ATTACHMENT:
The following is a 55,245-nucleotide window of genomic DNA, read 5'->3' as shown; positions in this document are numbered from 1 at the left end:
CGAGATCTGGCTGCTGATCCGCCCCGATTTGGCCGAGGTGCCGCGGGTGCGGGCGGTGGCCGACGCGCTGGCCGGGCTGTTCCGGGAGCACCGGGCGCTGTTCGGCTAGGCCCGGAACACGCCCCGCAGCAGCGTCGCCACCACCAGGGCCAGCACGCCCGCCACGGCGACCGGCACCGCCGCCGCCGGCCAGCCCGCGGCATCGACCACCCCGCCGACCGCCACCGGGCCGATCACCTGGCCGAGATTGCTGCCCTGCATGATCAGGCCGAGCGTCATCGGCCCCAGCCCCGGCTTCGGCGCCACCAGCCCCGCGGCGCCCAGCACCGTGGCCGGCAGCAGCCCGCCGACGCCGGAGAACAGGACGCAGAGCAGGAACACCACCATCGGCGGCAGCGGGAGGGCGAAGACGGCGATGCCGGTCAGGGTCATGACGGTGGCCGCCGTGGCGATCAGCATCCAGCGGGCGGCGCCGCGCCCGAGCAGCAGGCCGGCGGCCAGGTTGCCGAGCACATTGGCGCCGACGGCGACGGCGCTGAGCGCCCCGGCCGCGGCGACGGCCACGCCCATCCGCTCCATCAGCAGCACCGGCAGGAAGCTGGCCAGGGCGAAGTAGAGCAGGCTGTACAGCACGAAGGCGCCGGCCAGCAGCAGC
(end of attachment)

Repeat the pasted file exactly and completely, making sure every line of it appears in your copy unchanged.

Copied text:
The following is a 55,245-nucleotide window of genomic DNA, read 5'->3' as shown; positions in this document are numbered from 1 at the left end:
CGAGATCTGGCTGCTGATCCGCCCCGATTTGGCCGAGGTGCCGCGGGTGCGGGCGGTGGCCGACGCGCTGGCCGGGCTGTTCCGGGAGCACCGGGCGCTGTTCGGCTAGGCCCGGAACACGCCCCGCAGCAGCGTCGCCACCACCAGGGCCAGCACGCCCGCCACGGCGACCGGCACCGCCGCCGCCGGCCAGCCCGCGGCATCGACCACCCCGCCGACCGCCACCGGGCCGATCACCTGGCCGAGATTGCTGCCCTGCATGATCAGGCCGAGCGTCATCGGCCCCAGCCCCGGCTTCGGCGCCACCAGCCCCGCGGCGCCCAGCACCGTGGCCGGCAGCAGCCCGCCGACGCCGGAGAACAGGACGCAGAGCAGGAACACCACCATCGGCGGCAGCGGGAGGGCGAAGACGGCGATGCCGGTCAGGGTCATGACGGTGGCCGCCGTGGCGATCAGCATCCAGCGGGCGGCGCCGCGCCCGAGCAGCAGGCCGGCGGCCAGGTTGCCGAGCACATTGGCGCCGACGGCGACGGCGCTGAGCGCCCCGGCCGCGGCGACGGCCACGCCCATCCGCTCCATCAGCAGCACCGGCAGGAAGCTGGCCAGGGCGAAGTAGAGCAGGCTGTACAGCACGAAGGCGCCGGCCAGCAGCAGC